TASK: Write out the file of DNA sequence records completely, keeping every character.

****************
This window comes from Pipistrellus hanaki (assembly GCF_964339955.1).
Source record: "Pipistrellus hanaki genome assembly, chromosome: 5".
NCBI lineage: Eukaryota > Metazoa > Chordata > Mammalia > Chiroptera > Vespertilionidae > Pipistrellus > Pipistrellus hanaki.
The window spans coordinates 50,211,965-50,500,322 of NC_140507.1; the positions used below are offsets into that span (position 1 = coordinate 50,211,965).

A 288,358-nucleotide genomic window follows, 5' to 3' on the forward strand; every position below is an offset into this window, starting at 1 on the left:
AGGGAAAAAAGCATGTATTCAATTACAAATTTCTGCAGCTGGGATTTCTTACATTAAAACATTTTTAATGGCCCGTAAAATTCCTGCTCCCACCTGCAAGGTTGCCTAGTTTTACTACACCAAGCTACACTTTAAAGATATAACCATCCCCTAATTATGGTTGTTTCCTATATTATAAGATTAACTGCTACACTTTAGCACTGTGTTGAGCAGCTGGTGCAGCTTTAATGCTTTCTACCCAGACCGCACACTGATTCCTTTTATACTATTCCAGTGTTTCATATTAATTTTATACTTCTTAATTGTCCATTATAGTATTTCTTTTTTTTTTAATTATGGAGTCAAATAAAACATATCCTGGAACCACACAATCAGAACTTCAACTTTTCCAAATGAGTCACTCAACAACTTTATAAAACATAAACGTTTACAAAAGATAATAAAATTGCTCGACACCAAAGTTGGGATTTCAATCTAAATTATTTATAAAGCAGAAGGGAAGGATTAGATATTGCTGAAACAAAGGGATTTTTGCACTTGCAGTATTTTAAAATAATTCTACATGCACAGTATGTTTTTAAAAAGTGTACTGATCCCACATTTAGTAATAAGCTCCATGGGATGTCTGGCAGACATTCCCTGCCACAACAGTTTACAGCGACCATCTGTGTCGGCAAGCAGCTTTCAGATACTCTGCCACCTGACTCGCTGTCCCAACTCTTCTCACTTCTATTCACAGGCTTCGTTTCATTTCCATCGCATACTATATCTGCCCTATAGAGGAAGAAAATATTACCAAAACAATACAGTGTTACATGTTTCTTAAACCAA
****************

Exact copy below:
This window comes from Pipistrellus hanaki (assembly GCF_964339955.1).
Source record: "Pipistrellus hanaki genome assembly, chromosome: 5".
NCBI lineage: Eukaryota > Metazoa > Chordata > Mammalia > Chiroptera > Vespertilionidae > Pipistrellus > Pipistrellus hanaki.
The window spans coordinates 50,211,965-50,500,322 of NC_140507.1; the positions used below are offsets into that span (position 1 = coordinate 50,211,965).

A 288,358-nucleotide genomic window follows, 5' to 3' on the forward strand; every position below is an offset into this window, starting at 1 on the left:
AGGGAAAAAAGCATGTATTCAATTACAAATTTCTGCAGCTGGGATTTCTTACATTAAAACATTTTTAATGGCCCGTAAAATTCCTGCTCCCACCTGCAAGGTTGCCTAGTTTTACTACACCAAGCTACACTTTAAAGATATAACCATCCCCTAATTATGGTTGTTTCCTATATTATAAGATTAACTGCTACACTTTAGCACTGTGTTGAGCAGCTGGTGCAGCTTTAATGCTTTCTACCCAGACCGCACACTGATTCCTTTTATACTATTCCAGTGTTTCATATTAATTTTATACTTCTTAATTGTCCATTATAGTATTTCTTTTTTTTTTAATTATGGAGTCAAATAAAACATATCCTGGAACCACACAATCAGAACTTCAACTTTTCCAAATGAGTCACTCAACAACTTTATAAAACATAAACGTTTACAAAAGATAATAAAATTGCTCGACACCAAAGTTGGGATTTCAATCTAAATTATTTATAAAGCAGAAGGGAAGGATTAGATATTGCTGAAACAAAGGGATTTTTGCACTTGCAGTATTTTAAAATAATTCTACATGCACAGTATGTTTTTAAAAAGTGTACTGATCCCACATTTAGTAATAAGCTCCATGGGATGTCTGGCAGACATTCCCTGCCACAACAGTTTACAGCGACCATCTGTGTCGGCAAGCAGCTTTCAGATACTCTGCCACCTGACTCGCTGTCCCAACTCTTCTCACTTCTATTCACAGGCTTCGTTTCATTTCCATCGCATACTATATCTGCCCTATAGAGGAAGAAAATATTACCAAAACAATACAGTGTTACATGTTTCTTAAACCAA